ServoTimer2 works for a few seconds, then stops working.

Hi everyone,
So far, any problem I have had I have found answers by searching the forums or with Google. But not so this time.

Arduino Uno (R3), with TowerPro MG996R

My problem is that I am driving a servo using ServoTimer2. It works for a few seconds, then stops. I use the Serial Monitor to see the value I am passing to ServoTimer2 continues to change (and it does), but the pulse width out of the servo pin stops changing. Like I said, it works for a few seconds, the pulse width varies with the value passed to the ServoTimer2 library function, but then stops varying even though the value passed to it continues to vary. I can see on my scope the pulse width is around the 1.0 - 1.5ms, and the pulses come one for each 12-13ms. All that sounds ok from what I have read

It’s a remote control car and the servo does the steering.
I am using ServoTimer2 because I am using VirtualWire (which had timer conflicts with the ‘Servo’ library).
I have had this arrangement work before and I didn’t see this behaviour. I had other problems then. What I have changed since then is I got rid of a stepper motor I was using to drive the back wheels and replaced it with a DC motor (still to be tested), which means I removed the call to the ‘stepper’ library functions and now will just use analogWrite. Also, I have added some simple code to turn headlights on and off, and tidied up the code a bit.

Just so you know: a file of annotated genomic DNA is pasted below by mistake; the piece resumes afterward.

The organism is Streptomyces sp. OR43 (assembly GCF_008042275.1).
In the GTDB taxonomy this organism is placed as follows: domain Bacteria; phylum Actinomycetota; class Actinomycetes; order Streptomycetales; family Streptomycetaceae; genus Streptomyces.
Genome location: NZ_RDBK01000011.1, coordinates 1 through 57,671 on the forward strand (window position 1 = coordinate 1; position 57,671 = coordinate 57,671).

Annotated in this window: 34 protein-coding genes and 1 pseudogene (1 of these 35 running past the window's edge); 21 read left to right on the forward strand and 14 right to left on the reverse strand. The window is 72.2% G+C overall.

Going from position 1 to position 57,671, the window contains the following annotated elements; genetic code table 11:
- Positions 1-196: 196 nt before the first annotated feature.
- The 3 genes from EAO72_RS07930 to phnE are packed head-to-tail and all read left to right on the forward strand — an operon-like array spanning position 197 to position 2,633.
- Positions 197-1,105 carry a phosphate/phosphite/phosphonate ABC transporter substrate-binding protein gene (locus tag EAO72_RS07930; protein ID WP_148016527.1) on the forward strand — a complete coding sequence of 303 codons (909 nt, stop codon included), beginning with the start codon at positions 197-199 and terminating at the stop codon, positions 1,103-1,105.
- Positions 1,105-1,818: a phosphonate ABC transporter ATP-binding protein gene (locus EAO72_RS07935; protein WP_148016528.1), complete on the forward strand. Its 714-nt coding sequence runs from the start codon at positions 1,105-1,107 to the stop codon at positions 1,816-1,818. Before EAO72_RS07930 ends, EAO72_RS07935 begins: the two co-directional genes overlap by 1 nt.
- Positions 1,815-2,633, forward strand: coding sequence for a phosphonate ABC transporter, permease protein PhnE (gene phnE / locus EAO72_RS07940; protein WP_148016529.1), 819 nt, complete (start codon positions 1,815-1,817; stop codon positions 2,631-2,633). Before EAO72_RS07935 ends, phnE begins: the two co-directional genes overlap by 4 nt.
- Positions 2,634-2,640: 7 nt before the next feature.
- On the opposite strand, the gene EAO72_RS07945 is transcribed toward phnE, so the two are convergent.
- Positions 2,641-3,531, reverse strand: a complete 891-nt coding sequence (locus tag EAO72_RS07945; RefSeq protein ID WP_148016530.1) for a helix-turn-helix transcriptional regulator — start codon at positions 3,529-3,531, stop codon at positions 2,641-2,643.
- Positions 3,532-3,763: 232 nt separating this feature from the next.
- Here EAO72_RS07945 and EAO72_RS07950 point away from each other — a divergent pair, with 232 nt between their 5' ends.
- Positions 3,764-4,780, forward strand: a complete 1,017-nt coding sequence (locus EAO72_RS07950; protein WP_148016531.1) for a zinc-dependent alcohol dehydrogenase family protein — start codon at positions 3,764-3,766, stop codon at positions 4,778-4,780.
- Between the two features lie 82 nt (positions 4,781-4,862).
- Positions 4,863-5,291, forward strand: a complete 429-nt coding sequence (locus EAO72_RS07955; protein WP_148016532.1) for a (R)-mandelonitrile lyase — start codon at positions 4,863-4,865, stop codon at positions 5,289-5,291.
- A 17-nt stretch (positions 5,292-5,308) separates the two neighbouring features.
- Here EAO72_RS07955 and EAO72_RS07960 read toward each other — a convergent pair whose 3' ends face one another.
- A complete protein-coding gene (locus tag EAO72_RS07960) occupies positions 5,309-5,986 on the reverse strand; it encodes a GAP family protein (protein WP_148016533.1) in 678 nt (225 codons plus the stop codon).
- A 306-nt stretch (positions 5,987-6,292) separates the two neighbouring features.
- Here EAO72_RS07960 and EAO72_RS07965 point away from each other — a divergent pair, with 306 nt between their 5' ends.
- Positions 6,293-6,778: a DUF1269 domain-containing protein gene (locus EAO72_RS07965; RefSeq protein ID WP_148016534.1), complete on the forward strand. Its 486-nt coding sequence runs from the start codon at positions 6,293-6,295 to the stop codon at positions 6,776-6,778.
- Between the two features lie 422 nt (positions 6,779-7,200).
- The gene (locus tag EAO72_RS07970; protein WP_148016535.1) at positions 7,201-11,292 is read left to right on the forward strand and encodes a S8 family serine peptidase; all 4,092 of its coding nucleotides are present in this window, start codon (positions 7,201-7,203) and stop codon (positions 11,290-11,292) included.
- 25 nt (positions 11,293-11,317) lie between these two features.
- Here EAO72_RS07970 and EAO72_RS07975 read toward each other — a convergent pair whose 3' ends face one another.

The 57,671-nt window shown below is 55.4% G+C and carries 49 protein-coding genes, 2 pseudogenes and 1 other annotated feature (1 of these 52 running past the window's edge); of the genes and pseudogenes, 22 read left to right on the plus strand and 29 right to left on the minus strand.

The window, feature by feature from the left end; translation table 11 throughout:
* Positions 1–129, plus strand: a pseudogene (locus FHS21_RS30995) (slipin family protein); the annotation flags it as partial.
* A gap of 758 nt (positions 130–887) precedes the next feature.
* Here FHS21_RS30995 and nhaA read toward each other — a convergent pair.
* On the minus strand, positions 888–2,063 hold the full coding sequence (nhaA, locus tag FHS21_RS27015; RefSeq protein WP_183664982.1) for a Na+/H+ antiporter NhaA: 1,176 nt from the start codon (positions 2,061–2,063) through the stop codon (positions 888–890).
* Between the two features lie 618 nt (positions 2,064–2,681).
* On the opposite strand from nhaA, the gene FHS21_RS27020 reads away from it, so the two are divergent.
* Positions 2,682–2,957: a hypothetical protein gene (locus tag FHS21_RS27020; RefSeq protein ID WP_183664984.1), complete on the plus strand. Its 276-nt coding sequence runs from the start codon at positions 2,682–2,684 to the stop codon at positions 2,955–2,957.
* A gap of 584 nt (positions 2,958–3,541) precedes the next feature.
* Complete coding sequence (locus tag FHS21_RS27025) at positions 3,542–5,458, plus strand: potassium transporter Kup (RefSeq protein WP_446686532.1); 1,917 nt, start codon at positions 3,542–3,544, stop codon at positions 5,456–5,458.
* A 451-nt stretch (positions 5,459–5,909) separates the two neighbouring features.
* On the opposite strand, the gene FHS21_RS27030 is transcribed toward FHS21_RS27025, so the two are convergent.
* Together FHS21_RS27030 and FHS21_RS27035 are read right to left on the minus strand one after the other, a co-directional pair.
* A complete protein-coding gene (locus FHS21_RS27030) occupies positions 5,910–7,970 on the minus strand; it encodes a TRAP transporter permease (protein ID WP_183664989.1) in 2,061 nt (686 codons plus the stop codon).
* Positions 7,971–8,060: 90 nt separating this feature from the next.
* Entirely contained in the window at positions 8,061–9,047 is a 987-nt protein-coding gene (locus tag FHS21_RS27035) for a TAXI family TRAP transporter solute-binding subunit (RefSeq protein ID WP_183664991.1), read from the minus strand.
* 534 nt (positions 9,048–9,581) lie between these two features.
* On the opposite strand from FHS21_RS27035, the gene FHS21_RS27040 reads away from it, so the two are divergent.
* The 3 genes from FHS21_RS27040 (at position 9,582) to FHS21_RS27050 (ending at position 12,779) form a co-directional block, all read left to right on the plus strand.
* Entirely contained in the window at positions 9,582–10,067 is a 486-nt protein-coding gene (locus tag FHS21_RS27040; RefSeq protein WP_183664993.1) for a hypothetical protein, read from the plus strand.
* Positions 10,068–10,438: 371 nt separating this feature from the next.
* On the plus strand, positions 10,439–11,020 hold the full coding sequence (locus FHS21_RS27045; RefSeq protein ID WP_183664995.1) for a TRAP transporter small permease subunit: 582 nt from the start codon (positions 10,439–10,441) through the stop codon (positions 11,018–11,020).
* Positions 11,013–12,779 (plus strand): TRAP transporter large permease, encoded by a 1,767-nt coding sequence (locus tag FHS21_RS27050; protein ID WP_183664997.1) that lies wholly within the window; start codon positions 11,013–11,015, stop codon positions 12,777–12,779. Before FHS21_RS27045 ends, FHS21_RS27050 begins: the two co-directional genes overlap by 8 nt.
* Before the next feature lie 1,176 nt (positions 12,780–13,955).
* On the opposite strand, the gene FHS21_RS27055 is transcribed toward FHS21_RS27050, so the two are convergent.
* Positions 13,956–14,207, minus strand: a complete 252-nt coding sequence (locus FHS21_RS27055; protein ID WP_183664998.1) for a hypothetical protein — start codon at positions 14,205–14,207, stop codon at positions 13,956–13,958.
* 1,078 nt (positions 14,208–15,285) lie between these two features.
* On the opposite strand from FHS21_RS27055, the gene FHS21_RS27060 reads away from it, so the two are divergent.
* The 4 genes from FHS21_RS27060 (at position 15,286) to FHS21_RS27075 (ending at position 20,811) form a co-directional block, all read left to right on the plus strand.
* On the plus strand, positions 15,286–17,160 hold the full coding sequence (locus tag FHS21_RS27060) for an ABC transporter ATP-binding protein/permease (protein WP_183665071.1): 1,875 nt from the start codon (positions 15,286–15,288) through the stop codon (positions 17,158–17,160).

But I don’t think I have broken anything because IT WORKS! (for a while)… so maybe something is a little bit broken.

I will attach my code. It looks more complex than it is (I will remove some superfluous commentary).
The transmitter sends the A/D values from the joysticks, and sticks an A or B at the front to differentiate which data is for steering and for speed (it also sends a C or D to turn lights on and off).
This code receives the transmitted data and decodes it. This has worked in my earlier version when other things weren’t working very well.
The received data is turned back into a number from a string, then mapped to a useful scale.

If anyone else has seen this behaviour from ServoTimer2, I would love to hear about it.

#include <ServoTimer2.h>  // Doesnt' seem to let me use pin 11 for analogWrite!
#include <VirtualWire.h>  // Takes over control of pins 9, 10, so can't use them
                          // also takes over timer1, that's why use ServoTimer2.
#define MIN_PULSE  750    // Min and max times permissible for ServoTimer2.
#define MAX_PULSE  2250   // These values are pulse durations in microseconds.